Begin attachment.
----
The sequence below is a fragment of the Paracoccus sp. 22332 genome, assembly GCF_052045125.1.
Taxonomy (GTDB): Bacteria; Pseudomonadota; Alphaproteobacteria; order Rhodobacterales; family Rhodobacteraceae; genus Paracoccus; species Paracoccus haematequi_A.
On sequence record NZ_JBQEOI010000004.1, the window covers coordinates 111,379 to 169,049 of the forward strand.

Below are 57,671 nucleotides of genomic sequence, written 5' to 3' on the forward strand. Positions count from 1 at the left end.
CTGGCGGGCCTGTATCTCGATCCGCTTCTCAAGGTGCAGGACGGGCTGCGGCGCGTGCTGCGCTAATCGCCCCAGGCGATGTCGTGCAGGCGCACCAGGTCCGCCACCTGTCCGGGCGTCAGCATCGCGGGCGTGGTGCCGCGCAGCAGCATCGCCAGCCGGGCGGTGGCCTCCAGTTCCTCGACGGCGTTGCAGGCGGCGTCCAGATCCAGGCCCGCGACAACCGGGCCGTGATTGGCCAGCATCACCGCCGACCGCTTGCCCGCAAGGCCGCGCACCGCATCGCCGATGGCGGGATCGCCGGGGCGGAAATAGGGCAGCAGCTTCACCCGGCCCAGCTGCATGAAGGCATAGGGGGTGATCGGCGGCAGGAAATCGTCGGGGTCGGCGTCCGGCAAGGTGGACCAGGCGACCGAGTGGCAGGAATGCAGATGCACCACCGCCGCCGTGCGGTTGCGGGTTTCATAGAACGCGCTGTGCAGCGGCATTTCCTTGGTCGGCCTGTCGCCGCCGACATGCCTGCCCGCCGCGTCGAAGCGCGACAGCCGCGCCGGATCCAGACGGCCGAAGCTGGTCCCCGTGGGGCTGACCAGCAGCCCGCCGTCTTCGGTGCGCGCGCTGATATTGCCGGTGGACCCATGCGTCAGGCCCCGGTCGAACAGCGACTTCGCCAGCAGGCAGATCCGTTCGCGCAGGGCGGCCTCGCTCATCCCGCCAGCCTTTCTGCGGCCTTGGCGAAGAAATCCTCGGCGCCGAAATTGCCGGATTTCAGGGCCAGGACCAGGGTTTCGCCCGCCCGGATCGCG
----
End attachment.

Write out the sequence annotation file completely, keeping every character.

The sequence below is a fragment of the Paracoccus sp. 22332 genome, assembly GCF_052045125.1.
Taxonomy (GTDB): Bacteria; Pseudomonadota; Alphaproteobacteria; order Rhodobacterales; family Rhodobacteraceae; genus Paracoccus; species Paracoccus haematequi_A.
On sequence record NZ_JBQEOI010000004.1, the window covers coordinates 111,379 to 169,049 of the forward strand.

Below are 57,671 nucleotides of genomic sequence, written 5' to 3' on the forward strand. Positions count from 1 at the left end.
CTGGCGGGCCTGTATCTCGATCCGCTTCTCAAGGTGCAGGACGGGCTGCGGCGCGTGCTGCGCTAATCGCCCCAGGCGATGTCGTGCAGGCGCACCAGGTCCGCCACCTGTCCGGGCGTCAGCATCGCGGGCGTGGTGCCGCGCAGCAGCATCGCCAGCCGGGCGGTGGCCTCCAGTTCCTCGACGGCGTTGCAGGCGGCGTCCAGATCCAGGCCCGCGACAACCGGGCCGTGATTGGCCAGCATCACCGCCGACCGCTTGCCCGCAAGGCCGCGCACCGCATCGCCGATGGCGGGATCGCCGGGGCGGAAATAGGGCAGCAGCTTCACCCGGCCCAGCTGCATGAAGGCATAGGGGGTGATCGGCGGCAGGAAATCGTCGGGGTCGGCGTCCGGCAAGGTGGACCAGGCGACCGAGTGGCAGGAATGCAGATGCACCACCGCCGCCGTGCGGTTGCGGGTTTCATAGAACGCGCTGTGCAGCGGCATTTCCTTGGTCGGCCTGTCGCCGCCGACATGCCTGCCCGCCGCGTCGAAGCGCGACAGCCGCGCCGGATCCAGACGGCCGAAGCTGGTCCCCGTGGGGCTGACCAGCAGCCCGCCGTCTTCGGTGCGCGCGCTGATATTGCCGGTGGACCCATGCGTCAGGCCCCGGTCGAACAGCGACTTCGCCAGCAGGCAGATCCGTTCGCGCAGGGCGGCCTCGCTCATCCCGCCAGCCTTTCTGCGGCCTTGGCGAAGAAATCCTCGGCGCCGAAATTGCCGGATTTCAGGGCCAGGACCAGGGTTTCGCCCGCCCGGATCGCG